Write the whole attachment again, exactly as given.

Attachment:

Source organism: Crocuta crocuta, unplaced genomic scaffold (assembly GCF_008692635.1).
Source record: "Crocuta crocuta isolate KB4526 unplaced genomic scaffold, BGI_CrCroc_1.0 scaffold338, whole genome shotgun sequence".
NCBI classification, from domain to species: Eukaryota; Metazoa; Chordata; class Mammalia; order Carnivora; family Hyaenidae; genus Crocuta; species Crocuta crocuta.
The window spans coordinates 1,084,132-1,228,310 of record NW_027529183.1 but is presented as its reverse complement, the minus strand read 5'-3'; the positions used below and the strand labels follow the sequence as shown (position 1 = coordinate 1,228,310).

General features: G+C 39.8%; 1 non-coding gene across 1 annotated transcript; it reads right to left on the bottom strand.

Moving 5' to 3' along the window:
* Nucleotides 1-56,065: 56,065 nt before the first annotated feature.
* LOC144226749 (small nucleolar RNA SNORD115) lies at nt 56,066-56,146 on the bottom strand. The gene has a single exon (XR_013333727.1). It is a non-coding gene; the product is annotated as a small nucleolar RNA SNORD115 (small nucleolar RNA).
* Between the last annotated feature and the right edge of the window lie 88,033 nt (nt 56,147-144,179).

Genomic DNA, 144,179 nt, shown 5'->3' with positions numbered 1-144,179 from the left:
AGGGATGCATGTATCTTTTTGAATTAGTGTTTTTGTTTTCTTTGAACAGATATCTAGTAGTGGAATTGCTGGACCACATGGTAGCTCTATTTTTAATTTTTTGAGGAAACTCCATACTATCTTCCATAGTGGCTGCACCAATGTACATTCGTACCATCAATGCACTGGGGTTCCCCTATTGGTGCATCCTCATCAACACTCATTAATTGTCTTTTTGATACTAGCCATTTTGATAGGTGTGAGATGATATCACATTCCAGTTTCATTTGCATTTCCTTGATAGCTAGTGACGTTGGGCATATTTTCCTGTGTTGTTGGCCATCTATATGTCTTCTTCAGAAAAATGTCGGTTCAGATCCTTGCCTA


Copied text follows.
Source organism: Crocuta crocuta, unplaced genomic scaffold (assembly GCF_008692635.1).
Source record: "Crocuta crocuta isolate KB4526 unplaced genomic scaffold, BGI_CrCroc_1.0 scaffold338, whole genome shotgun sequence".
NCBI classification, from domain to species: Eukaryota; Metazoa; Chordata; class Mammalia; order Carnivora; family Hyaenidae; genus Crocuta; species Crocuta crocuta.
The window spans coordinates 1,084,132-1,228,310 of record NW_027529183.1 but is presented as its reverse complement, the minus strand read 5'-3'; the positions used below and the strand labels follow the sequence as shown (position 1 = coordinate 1,228,310).

General features: G+C 39.8%; 1 non-coding gene across 1 annotated transcript; it reads right to left on the bottom strand.

Moving 5' to 3' along the window:
* Nucleotides 1-56,065: 56,065 nt before the first annotated feature.
* LOC144226749 (small nucleolar RNA SNORD115) lies at nt 56,066-56,146 on the bottom strand. The gene has a single exon (XR_013333727.1). It is a non-coding gene; the product is annotated as a small nucleolar RNA SNORD115 (small nucleolar RNA).
* Between the last annotated feature and the right edge of the window lie 88,033 nt (nt 56,147-144,179).

Genomic DNA, 144,179 nt, shown 5'->3' with positions numbered 1-144,179 from the left:
AGGGATGCATGTATCTTTTTGAATTAGTGTTTTTGTTTTCTTTGAACAGATATCTAGTAGTGGAATTGCTGGACCACATGGTAGCTCTATTTTTAATTTTTTGAGGAAACTCCATACTATCTTCCATAGTGGCTGCACCAATGTACATTCGTACCATCAATGCACTGGGGTTCCCCTATTGGTGCATCCTCATCAACACTCATTAATTGTCTTTTTGATACTAGCCATTTTGATAGGTGTGAGATGATATCACATTCCAGTTTCATTTGCATTTCCTTGATAGCTAGTGACGTTGGGCATATTTTCCTGTGTTGTTGGCCATCTATATGTCTTCTTCAGAAAAATGTCGGTTCAGATCCTTGCCTA